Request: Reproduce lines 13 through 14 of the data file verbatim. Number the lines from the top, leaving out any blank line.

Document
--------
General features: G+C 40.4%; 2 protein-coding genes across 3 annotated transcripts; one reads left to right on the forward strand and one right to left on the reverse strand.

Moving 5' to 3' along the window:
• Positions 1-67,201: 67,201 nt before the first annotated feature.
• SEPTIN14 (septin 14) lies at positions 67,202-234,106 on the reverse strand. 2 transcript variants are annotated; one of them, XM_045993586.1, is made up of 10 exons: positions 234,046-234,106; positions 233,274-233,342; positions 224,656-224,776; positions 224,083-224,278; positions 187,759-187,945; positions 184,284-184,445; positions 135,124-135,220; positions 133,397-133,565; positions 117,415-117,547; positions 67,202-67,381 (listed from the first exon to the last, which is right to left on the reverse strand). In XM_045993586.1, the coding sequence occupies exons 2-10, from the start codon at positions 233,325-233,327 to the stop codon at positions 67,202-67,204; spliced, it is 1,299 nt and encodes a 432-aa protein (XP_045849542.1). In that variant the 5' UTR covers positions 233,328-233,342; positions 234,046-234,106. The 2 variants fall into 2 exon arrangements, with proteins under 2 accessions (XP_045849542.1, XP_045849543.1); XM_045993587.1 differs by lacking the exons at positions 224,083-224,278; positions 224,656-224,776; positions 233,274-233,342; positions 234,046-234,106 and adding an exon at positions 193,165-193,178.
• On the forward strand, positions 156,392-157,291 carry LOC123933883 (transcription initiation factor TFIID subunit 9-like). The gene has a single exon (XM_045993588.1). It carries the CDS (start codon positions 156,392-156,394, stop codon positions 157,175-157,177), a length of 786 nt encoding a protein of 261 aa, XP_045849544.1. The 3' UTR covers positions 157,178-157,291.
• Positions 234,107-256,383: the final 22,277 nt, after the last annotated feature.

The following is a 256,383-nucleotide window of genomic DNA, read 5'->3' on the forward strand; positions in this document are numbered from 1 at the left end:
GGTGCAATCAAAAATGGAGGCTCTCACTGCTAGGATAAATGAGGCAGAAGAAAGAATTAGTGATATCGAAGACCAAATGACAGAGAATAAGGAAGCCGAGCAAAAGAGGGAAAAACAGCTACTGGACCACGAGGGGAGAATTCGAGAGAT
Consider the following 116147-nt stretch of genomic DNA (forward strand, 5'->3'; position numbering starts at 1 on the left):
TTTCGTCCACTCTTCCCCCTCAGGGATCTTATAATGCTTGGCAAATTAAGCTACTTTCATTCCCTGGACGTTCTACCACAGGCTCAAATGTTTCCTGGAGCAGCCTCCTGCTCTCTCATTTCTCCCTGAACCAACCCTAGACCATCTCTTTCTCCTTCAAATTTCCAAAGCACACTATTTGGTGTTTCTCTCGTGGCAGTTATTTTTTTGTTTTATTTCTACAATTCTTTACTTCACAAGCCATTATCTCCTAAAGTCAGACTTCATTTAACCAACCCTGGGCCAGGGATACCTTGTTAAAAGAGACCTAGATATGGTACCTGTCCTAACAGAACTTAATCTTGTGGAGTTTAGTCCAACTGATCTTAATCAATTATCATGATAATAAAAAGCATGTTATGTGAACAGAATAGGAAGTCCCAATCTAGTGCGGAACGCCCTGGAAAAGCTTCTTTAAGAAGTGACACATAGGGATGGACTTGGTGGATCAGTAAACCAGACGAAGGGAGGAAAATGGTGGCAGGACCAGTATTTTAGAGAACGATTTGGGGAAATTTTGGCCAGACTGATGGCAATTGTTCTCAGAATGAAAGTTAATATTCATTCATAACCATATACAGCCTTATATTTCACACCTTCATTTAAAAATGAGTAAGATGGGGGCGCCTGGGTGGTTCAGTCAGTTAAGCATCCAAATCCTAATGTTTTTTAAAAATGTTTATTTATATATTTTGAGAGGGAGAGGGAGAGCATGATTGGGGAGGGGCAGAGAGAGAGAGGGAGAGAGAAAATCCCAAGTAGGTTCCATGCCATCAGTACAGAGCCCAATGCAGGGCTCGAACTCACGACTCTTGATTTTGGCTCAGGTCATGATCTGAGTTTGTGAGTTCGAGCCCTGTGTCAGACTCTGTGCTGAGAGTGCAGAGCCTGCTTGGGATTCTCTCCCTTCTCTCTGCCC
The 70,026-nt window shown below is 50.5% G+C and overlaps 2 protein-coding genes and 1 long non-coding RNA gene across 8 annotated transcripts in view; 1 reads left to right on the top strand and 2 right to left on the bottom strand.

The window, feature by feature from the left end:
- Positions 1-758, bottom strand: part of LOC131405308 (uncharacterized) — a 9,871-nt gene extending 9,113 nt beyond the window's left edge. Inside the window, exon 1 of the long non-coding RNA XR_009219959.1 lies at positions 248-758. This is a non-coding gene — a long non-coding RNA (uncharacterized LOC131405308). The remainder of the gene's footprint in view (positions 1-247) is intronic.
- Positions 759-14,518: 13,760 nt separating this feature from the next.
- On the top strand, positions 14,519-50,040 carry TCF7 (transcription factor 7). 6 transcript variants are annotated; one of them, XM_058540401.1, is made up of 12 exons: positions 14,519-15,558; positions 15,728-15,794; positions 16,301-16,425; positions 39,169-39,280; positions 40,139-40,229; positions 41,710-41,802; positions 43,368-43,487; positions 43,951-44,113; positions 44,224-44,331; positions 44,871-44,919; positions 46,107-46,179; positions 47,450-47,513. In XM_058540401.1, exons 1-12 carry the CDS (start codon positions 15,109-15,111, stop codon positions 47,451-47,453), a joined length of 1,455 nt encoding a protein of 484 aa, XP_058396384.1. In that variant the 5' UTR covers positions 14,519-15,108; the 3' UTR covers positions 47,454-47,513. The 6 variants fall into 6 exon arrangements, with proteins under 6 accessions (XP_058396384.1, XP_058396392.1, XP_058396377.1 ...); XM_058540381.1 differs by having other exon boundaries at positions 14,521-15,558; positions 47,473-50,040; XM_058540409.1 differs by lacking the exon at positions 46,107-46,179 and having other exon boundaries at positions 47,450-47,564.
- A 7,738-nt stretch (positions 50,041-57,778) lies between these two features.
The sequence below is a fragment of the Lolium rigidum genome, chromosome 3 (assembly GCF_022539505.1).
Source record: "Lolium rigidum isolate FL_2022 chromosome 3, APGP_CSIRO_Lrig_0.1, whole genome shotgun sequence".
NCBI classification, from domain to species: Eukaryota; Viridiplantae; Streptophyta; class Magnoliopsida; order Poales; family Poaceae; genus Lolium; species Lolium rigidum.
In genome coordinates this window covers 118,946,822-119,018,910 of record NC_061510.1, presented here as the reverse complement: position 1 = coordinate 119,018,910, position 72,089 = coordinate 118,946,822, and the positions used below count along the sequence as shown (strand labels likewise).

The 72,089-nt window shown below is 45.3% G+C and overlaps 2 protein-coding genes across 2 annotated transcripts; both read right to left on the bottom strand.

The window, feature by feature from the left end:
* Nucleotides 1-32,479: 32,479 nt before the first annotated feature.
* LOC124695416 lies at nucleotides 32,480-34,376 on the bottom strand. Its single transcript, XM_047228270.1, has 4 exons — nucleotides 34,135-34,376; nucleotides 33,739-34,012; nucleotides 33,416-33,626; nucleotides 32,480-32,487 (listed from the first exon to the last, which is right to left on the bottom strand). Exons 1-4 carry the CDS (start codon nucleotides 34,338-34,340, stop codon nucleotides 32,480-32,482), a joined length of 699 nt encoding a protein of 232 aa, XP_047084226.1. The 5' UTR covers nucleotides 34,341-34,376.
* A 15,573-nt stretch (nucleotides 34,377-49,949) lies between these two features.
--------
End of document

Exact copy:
- Positions 1-758, bottom strand: part of LOC131405308 (uncharacterized) — a 9,871-nt gene extending 9,113 nt beyond the window's left edge. Inside the window, exon 1 of the long non-coding RNA XR_009219959.1 lies at positions 248-758. This is a non-coding gene — a long non-coding RNA (uncharacterized LOC131405308). The remainder of the gene's footprint in view (positions 1-247) is intronic.
- Positions 759-14,518: 13,760 nt separating this feature from the next.